The existence of Giffen behaviour (i.e. the opposite situation to the Law of Demand in which consumers respond to a rising price of a certain good by demanding more of it) associated with poor consumers is one of the major controversies in economics. However, economists rarely consider that nothing makes sense except in light of evolution. In this paper, we prove the existence of Giffen behaviour in animals that exhibit no intelligent reasoning. Sardines feed on phytoplankton, and zooplankton. If the amount of phytoplankton is greater than zooplankton, then Sardines fit the Law of Demand, but if the amount of phytoplankton is smaller, the Sardines apparently show Giffen behaviour. Evolutionary population genetics models show that Giffen behaviour has more adaptive value than follow the Law of Demand under resource scarcity. Since overwhelming animal species live in poverty, Giffen behaviour may be the common economic strategy on the Earth.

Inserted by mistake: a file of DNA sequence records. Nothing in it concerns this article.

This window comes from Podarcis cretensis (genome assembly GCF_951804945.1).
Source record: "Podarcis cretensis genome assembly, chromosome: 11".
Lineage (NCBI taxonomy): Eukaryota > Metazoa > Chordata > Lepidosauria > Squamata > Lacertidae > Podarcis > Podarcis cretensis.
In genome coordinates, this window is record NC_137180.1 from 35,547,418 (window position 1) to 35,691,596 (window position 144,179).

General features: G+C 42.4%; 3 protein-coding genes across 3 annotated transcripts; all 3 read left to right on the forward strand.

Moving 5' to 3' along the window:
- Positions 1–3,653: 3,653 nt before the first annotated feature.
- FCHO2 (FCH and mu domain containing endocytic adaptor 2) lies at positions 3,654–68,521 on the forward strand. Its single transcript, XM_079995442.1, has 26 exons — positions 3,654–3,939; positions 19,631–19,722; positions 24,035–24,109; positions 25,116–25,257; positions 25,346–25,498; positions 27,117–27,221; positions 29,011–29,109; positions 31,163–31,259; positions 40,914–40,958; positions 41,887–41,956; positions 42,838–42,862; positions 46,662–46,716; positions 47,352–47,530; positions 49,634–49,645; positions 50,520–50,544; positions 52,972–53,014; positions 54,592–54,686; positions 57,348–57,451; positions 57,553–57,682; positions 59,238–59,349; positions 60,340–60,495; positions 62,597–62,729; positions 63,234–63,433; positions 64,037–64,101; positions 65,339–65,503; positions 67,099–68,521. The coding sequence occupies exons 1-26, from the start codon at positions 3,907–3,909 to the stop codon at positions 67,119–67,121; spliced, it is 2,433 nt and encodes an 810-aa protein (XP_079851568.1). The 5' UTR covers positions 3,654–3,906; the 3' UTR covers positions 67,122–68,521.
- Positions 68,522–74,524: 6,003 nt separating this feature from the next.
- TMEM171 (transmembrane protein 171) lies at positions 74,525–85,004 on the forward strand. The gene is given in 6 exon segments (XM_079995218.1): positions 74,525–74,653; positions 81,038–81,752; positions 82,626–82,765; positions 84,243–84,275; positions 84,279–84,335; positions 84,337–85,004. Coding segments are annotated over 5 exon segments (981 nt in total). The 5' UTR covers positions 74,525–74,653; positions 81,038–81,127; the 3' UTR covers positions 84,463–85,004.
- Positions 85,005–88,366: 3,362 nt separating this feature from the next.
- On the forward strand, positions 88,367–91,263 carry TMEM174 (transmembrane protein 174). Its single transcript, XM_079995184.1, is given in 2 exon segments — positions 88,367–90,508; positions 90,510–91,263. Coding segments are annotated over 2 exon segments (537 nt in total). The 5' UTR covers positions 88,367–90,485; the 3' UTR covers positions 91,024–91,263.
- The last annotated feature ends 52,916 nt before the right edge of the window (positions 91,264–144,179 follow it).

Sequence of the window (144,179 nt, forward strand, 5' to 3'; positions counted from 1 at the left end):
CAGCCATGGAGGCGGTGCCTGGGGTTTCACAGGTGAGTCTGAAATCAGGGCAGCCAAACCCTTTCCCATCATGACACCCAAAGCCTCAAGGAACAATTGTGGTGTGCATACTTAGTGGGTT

Saturday, April 25, 2015
A recent article in Oceanography "Evolutionary Control of Economic Strategy in Fishes: Giffen Behaviour could be a Common Economic Strategy on the Earth?" by Eduardo Costas, Beatriz Baselga-Cervera, Camino García-Balboa and Victoria Lopez-Rodas quotes an article that I published with Charles van Marrewijk (Giffen Goods and the Subsistence Level, History of Political Economy (1990) 22 (2), pp. 145 148). The article in Oceanography provides an unexpected link to Earth Economics
Posted by peter van bergeijk at 9:31 AM